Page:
Ease of Doing Business

Top 21 Countries in Ease of Doing Business

Finance Ministers around the world must wait in anticipation each year for the World Bank's annual "Doing Business" report highlighting the best and worst countries for starting a business.

Singapore is #1 in Ease of Doing Business

Singapore's Tharman Shanmugaratnam was the one celebrating this year as his country was listed as the nation offering the greatest ease for starting a business in the annual survey's 2015 edition.

Eritrea, Libya and the Central African Republic were ranked as the three worst countries for starting a business, and none of the Eurozone's core economies - Germany, France, Italy and Spain - featured in the top 10. What may be a surprise to some was that Italy was ranked 56th, below Bahrain, Rwanda and Armenia.

Singapore continues to be the economy with the most "business-friendly" regulations. With a 17 per cent corporate tax rate and low inflation, Singapore makes a great location for companies that need to focus money on research and development.
 

  Doing Business
Rank
Starting Business Getting Credit Paying Taxes Trading Across Borders Enforcing Contracts Resolving Insolvency
Singapore 1 6 17 5 1 1 19
New Zealand 2 1 1 22 27 9 28
Hong Kong 3 8 23 4 2 6 25
Denmark 4 25 23 12 7 34 9
South Korea 5 17 36 25 3 4 5
Norway 6 22 61 15 24 8 8
USA 7 46 2 47 16 41 4
UK 8 45 17 16 15 36 13
Finland 9 27 36 21 14 17 1
Australia 10 7 4 39 49 12 14
Sweden 11 32 61 35 4 21 17
Iceland 12 31 52 46 39 3 15
Ireland 13 19 23 6 5 18 21
Germany 14 114 23 68 18 13 3
Georgia 15 5 7 38 33 23 122
Canada 16 2 7 9 23 65 6
Estonia 17 26 23 28 6 32 37
Malaysia 18 13 23 32 11 29 36
Taiwan 19 15 52 37 32 93 18
Switzerland 20 69 52 18 22 22 41
Austria 21 101 52 72 19 5 16

Source: World Bank's Doing Business - Measuring Business Regulations - Economy Rankings.

Ease of Doing Business in Europe Improves
Ease of Doing Business in Europe Improves

Despite there being some reordering within the World Bank's top 20, the list remained very similar to last year’s: 17 economies stayed on the list, while three entered this year—Estonia, Germany and Switzerland.

Economies in the top 21 continued to improve their business regulatory environment in the past year, adding to the ease of starting a business in those jurisdictions. For example, Switzerland made this process easier by introducing online procedures and strengthened minority investor protections by increasing the level of transparency required from listed companies.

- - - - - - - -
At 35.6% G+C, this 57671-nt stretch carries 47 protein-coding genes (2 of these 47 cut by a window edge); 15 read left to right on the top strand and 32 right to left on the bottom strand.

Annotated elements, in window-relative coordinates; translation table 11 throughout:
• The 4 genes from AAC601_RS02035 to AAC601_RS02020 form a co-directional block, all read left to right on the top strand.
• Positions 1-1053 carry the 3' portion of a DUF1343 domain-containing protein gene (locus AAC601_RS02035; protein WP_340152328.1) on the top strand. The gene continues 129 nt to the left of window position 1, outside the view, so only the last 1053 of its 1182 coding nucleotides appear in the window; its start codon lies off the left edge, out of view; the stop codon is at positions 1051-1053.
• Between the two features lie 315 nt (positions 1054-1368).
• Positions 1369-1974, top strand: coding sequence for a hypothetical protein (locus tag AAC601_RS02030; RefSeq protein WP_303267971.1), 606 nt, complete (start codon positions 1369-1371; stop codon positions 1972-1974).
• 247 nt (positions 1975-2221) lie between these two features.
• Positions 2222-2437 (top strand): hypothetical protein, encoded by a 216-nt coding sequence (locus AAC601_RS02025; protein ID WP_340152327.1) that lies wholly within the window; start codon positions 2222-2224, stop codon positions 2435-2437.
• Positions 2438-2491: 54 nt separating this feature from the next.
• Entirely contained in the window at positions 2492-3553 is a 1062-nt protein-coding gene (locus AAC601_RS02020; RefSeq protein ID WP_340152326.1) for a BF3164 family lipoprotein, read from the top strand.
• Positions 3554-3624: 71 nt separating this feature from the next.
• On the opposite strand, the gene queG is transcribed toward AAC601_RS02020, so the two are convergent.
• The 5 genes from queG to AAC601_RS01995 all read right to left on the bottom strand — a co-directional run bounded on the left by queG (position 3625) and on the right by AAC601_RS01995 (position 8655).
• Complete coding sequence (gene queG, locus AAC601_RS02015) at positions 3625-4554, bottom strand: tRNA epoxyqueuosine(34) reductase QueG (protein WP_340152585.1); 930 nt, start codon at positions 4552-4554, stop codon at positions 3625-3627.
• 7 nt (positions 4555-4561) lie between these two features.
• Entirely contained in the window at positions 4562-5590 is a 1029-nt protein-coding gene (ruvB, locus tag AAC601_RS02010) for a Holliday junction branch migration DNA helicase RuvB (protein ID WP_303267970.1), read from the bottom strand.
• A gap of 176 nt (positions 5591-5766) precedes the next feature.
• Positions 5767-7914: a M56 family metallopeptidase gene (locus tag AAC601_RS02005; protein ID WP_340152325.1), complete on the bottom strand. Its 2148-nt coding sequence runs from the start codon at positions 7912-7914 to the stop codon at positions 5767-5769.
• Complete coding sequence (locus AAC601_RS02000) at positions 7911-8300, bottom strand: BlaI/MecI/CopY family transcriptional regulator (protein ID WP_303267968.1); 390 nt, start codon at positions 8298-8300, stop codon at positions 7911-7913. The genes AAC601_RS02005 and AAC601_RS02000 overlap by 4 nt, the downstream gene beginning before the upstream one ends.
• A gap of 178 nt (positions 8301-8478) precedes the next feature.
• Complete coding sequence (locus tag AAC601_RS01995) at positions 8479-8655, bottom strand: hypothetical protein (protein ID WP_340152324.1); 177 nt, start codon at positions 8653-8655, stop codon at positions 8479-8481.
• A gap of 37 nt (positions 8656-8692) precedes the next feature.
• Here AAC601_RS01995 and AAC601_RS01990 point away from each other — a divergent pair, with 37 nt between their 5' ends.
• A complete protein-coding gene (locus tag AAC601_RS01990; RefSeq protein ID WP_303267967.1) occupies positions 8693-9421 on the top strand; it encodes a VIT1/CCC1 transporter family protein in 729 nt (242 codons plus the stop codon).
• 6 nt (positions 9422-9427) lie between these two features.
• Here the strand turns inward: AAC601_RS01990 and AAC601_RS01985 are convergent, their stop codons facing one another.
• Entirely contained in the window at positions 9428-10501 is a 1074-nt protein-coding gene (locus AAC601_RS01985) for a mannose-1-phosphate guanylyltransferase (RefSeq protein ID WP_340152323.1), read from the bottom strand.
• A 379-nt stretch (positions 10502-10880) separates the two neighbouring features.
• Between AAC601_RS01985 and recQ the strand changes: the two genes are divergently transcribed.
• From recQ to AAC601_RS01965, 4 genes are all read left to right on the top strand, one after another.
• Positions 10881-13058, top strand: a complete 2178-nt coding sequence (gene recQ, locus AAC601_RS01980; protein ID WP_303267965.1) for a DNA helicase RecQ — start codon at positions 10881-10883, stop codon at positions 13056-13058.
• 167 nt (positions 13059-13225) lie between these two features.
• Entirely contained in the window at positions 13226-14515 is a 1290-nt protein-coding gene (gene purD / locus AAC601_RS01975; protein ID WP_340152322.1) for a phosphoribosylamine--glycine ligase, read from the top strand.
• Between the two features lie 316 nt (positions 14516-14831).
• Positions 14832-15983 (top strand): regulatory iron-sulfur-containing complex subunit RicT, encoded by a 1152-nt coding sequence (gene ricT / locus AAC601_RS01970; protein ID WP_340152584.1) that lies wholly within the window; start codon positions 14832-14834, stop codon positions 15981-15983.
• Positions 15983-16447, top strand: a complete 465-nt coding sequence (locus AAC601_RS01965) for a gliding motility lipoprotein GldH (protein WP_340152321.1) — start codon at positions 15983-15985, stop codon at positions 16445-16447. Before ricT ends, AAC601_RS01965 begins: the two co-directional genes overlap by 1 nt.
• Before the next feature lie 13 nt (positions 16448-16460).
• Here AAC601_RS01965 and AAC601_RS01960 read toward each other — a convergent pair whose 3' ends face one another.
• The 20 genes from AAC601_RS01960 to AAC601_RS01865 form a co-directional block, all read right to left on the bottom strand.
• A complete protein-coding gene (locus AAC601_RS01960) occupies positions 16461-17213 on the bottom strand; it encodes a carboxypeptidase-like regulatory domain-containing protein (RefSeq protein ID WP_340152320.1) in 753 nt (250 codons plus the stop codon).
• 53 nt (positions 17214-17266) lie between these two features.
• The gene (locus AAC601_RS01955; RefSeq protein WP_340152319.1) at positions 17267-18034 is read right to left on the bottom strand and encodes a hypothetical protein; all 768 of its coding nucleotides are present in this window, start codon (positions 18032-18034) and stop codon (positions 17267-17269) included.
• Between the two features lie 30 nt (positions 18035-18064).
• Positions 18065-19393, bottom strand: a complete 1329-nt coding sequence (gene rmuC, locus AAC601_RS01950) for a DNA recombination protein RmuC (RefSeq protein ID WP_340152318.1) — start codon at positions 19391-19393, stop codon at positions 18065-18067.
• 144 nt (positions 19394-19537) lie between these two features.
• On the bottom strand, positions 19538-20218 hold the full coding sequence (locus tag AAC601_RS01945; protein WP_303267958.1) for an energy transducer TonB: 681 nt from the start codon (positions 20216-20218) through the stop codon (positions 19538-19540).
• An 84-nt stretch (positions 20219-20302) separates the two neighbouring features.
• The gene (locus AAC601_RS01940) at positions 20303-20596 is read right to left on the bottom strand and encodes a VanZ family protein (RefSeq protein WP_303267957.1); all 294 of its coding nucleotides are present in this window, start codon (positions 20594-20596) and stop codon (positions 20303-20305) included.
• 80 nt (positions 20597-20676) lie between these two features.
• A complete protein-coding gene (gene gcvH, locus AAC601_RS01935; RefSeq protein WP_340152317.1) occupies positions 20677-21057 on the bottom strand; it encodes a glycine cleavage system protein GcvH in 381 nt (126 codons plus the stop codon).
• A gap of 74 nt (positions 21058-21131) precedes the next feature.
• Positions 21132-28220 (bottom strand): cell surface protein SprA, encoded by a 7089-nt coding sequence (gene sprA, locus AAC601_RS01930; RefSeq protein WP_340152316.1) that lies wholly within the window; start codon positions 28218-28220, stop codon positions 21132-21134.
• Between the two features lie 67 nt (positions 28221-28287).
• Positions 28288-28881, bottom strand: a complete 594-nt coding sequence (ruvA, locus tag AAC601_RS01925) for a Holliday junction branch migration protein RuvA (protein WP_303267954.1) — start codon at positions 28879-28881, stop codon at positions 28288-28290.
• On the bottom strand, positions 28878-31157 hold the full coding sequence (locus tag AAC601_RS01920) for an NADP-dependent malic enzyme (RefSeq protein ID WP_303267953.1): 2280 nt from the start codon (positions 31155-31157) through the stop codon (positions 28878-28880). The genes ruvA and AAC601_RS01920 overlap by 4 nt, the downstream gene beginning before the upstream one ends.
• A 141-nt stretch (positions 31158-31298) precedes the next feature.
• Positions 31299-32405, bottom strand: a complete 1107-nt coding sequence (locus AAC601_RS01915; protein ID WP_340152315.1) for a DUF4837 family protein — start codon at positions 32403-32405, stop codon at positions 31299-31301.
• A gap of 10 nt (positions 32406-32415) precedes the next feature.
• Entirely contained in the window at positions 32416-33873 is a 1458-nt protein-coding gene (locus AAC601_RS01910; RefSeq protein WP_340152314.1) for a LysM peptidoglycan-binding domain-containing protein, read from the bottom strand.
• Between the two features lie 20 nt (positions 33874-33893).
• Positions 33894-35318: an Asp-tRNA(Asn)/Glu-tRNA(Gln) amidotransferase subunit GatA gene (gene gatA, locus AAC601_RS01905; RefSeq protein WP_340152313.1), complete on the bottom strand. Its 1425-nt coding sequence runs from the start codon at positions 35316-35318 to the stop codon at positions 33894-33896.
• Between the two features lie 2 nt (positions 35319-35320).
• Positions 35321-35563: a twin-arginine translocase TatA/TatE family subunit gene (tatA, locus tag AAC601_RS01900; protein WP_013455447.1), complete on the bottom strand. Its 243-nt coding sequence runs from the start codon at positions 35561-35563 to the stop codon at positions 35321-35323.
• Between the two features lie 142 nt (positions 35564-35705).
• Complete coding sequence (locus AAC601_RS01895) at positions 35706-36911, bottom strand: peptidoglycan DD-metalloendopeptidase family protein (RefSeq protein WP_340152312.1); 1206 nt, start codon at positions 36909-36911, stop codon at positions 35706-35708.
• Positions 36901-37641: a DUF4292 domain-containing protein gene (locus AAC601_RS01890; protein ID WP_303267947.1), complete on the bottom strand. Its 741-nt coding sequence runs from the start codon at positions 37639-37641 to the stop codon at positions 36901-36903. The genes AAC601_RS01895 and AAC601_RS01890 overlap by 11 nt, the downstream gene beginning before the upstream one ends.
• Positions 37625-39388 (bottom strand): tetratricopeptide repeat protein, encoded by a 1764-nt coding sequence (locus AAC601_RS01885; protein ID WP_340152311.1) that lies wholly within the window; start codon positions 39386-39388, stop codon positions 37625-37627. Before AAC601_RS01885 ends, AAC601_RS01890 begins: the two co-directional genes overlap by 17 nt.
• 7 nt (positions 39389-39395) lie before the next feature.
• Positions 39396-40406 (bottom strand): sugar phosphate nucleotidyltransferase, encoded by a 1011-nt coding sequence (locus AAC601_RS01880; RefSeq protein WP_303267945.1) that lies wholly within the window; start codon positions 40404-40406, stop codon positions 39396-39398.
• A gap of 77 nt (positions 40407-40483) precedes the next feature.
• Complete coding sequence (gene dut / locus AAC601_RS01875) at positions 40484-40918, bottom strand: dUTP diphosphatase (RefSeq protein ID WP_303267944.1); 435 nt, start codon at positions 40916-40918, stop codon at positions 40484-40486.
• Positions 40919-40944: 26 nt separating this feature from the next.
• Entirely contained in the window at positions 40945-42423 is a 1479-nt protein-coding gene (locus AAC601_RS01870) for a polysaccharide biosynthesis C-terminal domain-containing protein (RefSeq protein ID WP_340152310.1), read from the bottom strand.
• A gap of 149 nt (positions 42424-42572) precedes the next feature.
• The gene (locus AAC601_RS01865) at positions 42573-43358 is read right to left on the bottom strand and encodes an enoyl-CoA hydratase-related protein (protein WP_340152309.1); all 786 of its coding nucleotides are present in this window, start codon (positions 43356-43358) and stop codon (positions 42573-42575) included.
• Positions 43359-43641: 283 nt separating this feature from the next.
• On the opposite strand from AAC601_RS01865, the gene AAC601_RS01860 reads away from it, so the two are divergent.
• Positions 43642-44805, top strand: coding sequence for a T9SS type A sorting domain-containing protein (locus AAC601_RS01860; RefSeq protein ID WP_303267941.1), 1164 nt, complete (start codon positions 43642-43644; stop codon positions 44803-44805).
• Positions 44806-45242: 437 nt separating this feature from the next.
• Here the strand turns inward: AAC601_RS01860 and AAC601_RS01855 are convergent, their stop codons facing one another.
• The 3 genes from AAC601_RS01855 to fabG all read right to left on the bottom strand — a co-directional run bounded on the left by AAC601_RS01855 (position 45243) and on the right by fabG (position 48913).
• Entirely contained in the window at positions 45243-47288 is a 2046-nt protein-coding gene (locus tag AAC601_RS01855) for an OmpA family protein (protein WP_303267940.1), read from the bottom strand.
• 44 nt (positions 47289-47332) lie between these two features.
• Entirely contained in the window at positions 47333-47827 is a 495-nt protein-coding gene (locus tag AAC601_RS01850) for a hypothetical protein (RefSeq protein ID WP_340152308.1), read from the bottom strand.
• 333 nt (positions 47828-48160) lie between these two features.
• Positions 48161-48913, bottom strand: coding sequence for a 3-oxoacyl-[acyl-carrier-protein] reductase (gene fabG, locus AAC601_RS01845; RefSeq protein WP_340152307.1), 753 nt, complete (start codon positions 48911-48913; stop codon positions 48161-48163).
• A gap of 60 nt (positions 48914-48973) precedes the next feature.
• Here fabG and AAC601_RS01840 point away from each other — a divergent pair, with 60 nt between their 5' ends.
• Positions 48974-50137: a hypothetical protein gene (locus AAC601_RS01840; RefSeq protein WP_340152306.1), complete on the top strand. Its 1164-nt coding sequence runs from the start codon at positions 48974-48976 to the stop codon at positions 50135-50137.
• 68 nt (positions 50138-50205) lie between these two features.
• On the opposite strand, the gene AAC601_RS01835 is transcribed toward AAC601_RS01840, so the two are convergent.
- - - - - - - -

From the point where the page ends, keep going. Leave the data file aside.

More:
Meanwhile, Sweden made registering property easier through a new online system that became fully operational in the past year. The system provides comprehensive coverage, allowing users to conduct searches and file registrations from anywhere in the country.

Britain moved from 10th to eighth in the report, which bases its scores on factors such as corporate tax rates, set-up costs, energy prices and transparency. Singapore, New Zealand, Hong Kong, Denmark, Korea, Norway and the US all ranked above the UK.

Since last year's report, the UK has overtaken Georgia and Malaysia in the league table with the World Bank pointing to corporation tax cuts and simplified company registration procedures. Additionally, Companies House, the UK register of businesses, has taken steps to digitise its process. It now takes just six days to start a business.

However, the UK ranked poorly on the amount of time it takes to register property, and on how long it takes to have a building hooked up to the electrical grid.

Ease of Doing Business in Hong Kong

Ease of Doing Business in Hong Kong and the US Remains Steady

Hong Kong's 16.5 per cent corporate tax rate makes it an excellent location in terms of the ease of starting a business. The low consumer price index and high number of people with post-secondary educations also makes it attractive. Cyberport - a creative digital community - also has plans to provide $25.8 million to startups over the next three years.

Although the United States has a high corporate tax rate compared to many countries, startups often tolerate the tax burden because of its relatively low cost of living, educated workforce and miniscule inflation.

Meanwhile, American business magazine Forbes didn't include its home nation among the top 10 countries for starting a business, with the following making the grade from one to 10: Denmark, Hong Kong, New Zealand, Ireland, Sweden, Canada, Norway, Singapore, Switzerland and Finland.

By Mario Hajiloizis

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